~/node_project/package.json

      {
        "name": "nodejs-image-demo",
        "version": "1.0.0",
        "description": "nodejs image demo",
        "author": "Sammy the Shark <sammy@example.com>",
        "license": "MIT",
        "main": "app.js",
        "scripts": {
          "start": "node app.js",
          "test": "echo "Error: no test specified" && exit 1"
        },
        "keywords": [
          "nodejs",
          "bootstrap",
          "express"
        ],
        "dependencies": {
          "express": "^4.16.4"
        }
      }
      

      This file includes the project name, author, and license under which it is being shared. Npm recommends making your project name short and descriptive, and avoiding duplicates in the npm registry. We've listed the MIT license in the license field, permitting the free use and distribution of the application code.

      Additionally, the file specifies:

      • "main": The entrypoint for the application, app.js. You will create this file next.
      • "scripts": The commands that will run when you use npm start to start your application.
      • "dependencies": The project dependencies — in this case, Express 4.16.4 or above.

      Though this file does not list a repository, you can add one by following these guidelines on adding a repository to your package.json file. This is a good addition if you are versioning your application.

      Save and close the file when you've finished making changes.

      To install your project's dependencies, run the following command:

      This will install the packages you've listed in your package.json file in your project directory.

      We can now move on to building the application files.

      Step 2 — Creating the Application Files

      We will create a website that offers users information about sharks. Our application will have a main entrypoint, app.js, and a views directory that will include the project's static assets. The landing page, index.html, will offer users some preliminary information and a link to a page with more detailed shark information, sharks.html. In the views directory, we will create both the landing page and sharks.html.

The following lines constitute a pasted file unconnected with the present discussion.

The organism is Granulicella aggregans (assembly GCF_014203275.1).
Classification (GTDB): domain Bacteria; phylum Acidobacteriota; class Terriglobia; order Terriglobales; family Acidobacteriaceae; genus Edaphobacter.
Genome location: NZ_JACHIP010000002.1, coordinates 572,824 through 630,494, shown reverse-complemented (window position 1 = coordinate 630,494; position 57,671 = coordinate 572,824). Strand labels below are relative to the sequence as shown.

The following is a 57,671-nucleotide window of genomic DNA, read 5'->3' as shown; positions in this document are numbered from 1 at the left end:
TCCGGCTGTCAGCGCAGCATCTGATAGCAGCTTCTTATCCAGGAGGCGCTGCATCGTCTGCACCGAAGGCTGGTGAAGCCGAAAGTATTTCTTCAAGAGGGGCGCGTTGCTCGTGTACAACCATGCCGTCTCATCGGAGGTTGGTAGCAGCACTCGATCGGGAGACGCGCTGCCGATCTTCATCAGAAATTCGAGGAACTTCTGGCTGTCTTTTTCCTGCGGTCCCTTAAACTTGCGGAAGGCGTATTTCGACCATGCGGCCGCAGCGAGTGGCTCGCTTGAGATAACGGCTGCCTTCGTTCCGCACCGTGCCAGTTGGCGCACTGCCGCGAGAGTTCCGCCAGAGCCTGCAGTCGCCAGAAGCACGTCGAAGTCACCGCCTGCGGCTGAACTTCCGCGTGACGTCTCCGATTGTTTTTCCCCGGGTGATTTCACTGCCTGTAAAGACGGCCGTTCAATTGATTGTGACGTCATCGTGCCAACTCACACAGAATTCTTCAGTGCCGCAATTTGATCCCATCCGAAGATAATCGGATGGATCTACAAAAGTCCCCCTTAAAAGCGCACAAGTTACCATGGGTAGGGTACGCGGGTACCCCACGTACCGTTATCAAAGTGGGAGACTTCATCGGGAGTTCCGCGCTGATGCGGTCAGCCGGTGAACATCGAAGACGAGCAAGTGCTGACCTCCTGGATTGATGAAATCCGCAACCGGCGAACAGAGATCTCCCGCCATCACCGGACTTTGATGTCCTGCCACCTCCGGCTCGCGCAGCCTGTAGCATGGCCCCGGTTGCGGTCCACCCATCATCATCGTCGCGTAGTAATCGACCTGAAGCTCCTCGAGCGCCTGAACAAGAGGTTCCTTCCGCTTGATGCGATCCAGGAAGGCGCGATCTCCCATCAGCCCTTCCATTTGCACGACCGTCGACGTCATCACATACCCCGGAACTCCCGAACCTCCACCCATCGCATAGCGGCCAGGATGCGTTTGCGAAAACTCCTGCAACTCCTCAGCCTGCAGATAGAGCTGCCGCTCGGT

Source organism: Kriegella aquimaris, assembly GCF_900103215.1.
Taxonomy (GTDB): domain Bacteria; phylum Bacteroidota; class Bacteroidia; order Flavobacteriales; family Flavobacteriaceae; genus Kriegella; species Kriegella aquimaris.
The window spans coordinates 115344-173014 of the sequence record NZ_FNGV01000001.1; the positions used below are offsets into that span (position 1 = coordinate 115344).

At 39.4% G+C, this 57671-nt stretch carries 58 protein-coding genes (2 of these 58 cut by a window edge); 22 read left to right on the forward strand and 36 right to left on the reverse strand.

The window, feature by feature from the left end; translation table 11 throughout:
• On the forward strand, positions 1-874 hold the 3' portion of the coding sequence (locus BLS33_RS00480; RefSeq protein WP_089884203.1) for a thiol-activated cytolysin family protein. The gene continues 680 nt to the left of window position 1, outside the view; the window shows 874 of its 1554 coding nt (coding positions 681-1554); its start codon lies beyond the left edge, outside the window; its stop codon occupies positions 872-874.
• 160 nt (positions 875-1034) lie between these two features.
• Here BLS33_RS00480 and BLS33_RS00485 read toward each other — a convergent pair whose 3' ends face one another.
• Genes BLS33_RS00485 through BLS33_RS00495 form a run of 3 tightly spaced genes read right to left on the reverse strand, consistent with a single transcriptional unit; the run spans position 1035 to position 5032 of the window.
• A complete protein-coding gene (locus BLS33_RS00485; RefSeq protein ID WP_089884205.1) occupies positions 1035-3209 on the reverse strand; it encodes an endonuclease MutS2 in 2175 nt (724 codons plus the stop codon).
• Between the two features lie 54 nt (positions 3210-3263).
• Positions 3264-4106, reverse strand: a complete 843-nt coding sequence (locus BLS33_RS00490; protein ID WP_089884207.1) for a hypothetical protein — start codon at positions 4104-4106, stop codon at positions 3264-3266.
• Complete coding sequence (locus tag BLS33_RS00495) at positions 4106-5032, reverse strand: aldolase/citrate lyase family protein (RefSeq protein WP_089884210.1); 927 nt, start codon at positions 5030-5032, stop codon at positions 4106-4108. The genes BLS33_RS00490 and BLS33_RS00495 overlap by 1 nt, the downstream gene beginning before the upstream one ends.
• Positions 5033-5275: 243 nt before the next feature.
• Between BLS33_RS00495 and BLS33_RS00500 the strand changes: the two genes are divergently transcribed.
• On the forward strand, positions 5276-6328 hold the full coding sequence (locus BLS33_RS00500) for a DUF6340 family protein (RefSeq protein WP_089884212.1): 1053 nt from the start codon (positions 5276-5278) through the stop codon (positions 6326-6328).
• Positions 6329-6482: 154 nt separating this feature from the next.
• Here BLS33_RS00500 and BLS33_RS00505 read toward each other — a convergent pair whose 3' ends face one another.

First, open app.js in the main project directory to define the project's routes:

      The first part of the file will create the Express application and Router objects, and define the base directory, port, and host as variables:

      ~/node_project/app.js

      var express = require("express");
      var app = express();
      var router = express.Router();
      
      var path = __dirname + '/views/';
      const PORT = 8080;
      const HOST = '0.0.0.0';
      

      The require function loads the express module, which we then use to create the app and router objects. The router object will perform the routing function of the application, and as we define HTTP method routes we will add them to this object to define how our application will handle requests.

      This section of the file also sets a few variables, path, PORT, and HOST:

      • path: Defines the base directory, which will be the views subdirectory within the current project directory.
      • HOST: Defines the address that the application will bind to and listen on. Setting this to 0.0.0.0 or all IPv4 addresses corresponds with Docker's default behavior of exposing containers to 0.0.0.0 unless otherwise instructed.
      • PORT: Tells the app to listen on and bind to port 8080.

      Next, set the routes for the application using the router object:

      ~/node_project/app.js

      ...
      
      router.use(function (req,res,next) {